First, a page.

But unlike others “caught” in blackface, the Orthodox present justifications for their behaviour. There seem to be three general arguments as to why some believe it is acceptable for Jews to don blackface for Purim.
The first, articulated by Queens College sociologist Samuel Heilman, is that blackface costumes are a response to racial tensions between Orthodox Jews and Black Americans. Heilman claims that because Orthodox Jewish communities have remained in inner city neighbourhoods, they’ve borne the brunt of anti-white backlash at various points since the Civil Rights movement. This argument assumes that the racial tensions are not at least partially caused by the behaviour of the Orthodox and posits the offender (dressed in blackface) as the victim.
The second explanation is that Orthodox Jews may not know the history of racism because they may not have grown up with people of colour. The assertion that insensitivity results from a lack of familiarity contradicts the argument that blackface is a response to tension between the Black and Jewish communities. Avi Shafran, a spokesman for Agudath Israel of America, the leading ultra-Orthodox umbrella group, wrote: “The history of minstrelsy is not something familiar to many, if not most, Orthodox Jews. That’s unfortunate, but a fact.”
The third excuse is that Purim is a Jewish holiday. Purim costumes that stereotype other cultures shouldn’t be considered offensive because they’re not about those cultures, they’re about cutting loose for Purim.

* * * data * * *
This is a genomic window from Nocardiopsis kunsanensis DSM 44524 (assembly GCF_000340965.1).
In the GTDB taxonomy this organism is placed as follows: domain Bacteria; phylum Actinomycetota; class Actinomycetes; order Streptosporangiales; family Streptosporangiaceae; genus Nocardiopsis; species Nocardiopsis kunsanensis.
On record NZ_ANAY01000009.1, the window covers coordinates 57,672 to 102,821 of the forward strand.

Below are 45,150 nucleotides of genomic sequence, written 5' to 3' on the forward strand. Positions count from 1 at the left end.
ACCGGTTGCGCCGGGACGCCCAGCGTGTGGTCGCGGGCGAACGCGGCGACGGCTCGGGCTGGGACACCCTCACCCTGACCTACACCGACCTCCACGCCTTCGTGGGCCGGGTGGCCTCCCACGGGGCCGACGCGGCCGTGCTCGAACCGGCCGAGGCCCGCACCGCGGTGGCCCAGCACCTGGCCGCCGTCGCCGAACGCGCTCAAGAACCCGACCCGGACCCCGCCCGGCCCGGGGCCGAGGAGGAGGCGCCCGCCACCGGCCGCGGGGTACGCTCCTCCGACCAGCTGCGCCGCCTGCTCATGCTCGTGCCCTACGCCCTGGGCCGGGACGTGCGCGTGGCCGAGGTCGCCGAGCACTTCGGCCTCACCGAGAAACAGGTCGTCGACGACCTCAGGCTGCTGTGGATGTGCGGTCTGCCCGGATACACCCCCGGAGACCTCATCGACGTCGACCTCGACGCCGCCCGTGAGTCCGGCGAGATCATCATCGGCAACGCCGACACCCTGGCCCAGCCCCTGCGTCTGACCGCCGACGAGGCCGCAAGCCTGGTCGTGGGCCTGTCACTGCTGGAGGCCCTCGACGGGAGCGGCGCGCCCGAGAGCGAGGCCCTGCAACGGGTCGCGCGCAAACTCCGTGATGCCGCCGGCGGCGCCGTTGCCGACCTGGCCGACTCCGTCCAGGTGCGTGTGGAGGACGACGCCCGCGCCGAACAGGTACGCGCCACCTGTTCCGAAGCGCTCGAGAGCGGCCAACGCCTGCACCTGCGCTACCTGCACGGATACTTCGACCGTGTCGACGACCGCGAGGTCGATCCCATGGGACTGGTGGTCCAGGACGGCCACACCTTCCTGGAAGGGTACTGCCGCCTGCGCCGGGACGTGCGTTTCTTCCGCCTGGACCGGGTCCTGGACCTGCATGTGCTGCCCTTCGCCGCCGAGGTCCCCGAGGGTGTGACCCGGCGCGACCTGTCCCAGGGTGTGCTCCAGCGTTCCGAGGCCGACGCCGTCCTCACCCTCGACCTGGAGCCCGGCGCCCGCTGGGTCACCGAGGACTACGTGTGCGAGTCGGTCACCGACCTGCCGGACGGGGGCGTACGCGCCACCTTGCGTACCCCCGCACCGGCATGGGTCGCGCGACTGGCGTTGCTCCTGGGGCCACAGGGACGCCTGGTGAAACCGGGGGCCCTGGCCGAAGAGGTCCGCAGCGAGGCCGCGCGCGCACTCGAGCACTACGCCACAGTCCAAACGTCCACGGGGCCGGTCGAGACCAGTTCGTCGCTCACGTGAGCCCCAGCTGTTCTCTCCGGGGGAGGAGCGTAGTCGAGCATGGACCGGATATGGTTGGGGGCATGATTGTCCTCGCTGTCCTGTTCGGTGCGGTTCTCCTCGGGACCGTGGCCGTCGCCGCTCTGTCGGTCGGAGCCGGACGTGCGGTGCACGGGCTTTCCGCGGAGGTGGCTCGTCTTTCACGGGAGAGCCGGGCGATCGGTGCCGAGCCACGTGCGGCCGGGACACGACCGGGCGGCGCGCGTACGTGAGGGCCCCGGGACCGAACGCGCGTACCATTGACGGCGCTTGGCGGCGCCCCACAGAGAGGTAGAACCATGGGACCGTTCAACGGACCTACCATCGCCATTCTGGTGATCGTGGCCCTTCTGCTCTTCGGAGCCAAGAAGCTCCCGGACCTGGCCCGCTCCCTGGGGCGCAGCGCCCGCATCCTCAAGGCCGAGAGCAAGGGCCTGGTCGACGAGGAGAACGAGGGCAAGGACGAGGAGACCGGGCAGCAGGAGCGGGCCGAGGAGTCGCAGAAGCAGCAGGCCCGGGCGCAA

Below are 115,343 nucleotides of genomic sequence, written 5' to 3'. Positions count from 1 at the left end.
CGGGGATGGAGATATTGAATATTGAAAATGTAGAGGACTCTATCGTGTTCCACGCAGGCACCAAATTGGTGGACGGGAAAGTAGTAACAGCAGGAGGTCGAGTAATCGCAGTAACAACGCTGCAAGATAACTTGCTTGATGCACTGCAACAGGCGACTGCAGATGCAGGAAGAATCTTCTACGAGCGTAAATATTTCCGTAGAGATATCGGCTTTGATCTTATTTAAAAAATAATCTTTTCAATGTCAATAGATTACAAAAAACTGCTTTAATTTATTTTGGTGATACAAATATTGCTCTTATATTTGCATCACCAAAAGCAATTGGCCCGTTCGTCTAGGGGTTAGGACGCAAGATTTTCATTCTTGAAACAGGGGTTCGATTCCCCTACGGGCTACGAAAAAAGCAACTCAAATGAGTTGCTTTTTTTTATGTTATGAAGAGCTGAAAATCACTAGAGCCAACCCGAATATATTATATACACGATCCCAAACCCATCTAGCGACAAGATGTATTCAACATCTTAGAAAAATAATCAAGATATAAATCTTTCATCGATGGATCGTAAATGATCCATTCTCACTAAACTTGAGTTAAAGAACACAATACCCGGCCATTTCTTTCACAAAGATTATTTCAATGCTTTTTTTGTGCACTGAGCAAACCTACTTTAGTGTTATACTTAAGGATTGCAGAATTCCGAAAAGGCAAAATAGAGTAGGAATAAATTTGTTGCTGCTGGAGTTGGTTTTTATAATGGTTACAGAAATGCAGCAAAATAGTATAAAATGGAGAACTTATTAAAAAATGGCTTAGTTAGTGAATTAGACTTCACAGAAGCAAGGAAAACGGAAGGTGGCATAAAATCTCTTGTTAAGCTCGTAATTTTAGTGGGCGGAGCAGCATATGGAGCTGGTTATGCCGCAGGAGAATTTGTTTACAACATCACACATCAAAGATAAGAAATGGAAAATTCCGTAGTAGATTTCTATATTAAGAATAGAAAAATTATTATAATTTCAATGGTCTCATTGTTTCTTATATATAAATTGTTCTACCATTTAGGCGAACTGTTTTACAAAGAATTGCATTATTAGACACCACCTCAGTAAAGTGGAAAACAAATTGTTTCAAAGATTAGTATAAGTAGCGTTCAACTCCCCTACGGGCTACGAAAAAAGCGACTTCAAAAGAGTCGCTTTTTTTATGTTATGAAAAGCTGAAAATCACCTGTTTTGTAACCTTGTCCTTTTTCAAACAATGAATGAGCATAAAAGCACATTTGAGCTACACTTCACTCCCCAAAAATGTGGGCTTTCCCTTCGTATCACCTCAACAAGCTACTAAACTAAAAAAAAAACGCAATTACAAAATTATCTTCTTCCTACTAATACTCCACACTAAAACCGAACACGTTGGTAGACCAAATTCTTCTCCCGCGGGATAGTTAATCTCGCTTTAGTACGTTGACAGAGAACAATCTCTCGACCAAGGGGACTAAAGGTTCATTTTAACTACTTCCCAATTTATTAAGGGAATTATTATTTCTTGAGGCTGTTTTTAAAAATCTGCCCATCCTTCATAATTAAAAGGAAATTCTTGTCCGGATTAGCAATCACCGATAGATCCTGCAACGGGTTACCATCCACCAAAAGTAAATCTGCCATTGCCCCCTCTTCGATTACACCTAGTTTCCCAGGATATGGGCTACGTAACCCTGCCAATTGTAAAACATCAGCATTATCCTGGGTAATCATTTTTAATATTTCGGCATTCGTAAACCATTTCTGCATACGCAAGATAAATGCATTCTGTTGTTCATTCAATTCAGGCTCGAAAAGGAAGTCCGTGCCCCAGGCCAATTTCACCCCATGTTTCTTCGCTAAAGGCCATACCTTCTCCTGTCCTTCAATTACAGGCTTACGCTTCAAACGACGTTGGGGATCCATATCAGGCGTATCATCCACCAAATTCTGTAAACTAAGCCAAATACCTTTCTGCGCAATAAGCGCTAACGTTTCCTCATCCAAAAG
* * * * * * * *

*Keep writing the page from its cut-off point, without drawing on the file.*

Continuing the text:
This line of thought was illustrated in 2013, when New York State Assembly member Dov Hikind, an Orthodox Jew, wore a blackface costume at a Purim celebration. Hikind stated that, “If a Jew wears blackface on Purim, it’s certainly not to intentionally insult blacks but only to ‘become’ [an] ‘other, which is what Purim masks are all about.” See Jon Stewart on the subject.
Insulting the oppressed
“Purim is a holiday that’s built on collective memory of anti-Semitism and near genocide,” Heilman said. But the story of Purim is not just that Jews were saved from a genocidal plot but that Jews were allowed to slaughter their enemies.
Chabad’s website contains this paragraph about Purim.
On the 13th of Adar that year, the Jews throughout the Persian Empire mobilised and killed the enemies who had wanted to kill them. In Shushan, among the dead were Haman’s 10 sons. Esther asked the king’s permission for the Jews in Shushan to have one more day to destroy their enemy – and the king acceded to her wish. On that day, the 14th of Adar, the Jews worldwide celebrated, and the Jews of Shushan killed more of their enemies, and also hung Haman’s sons. The Jews of Shushan then rested and celebrated on the 15th of Adar… This holiday, called “Purim,” is the most joyous holiday on the Jewish calendar.
So on this ‘“joyous” holiday, when Jews celebrate their destruction of their enemy, it remains an open question why this celebration may include stereotypes offensive to an ethnic group that, at least at the moment, is far more “oppressed” than the Jews.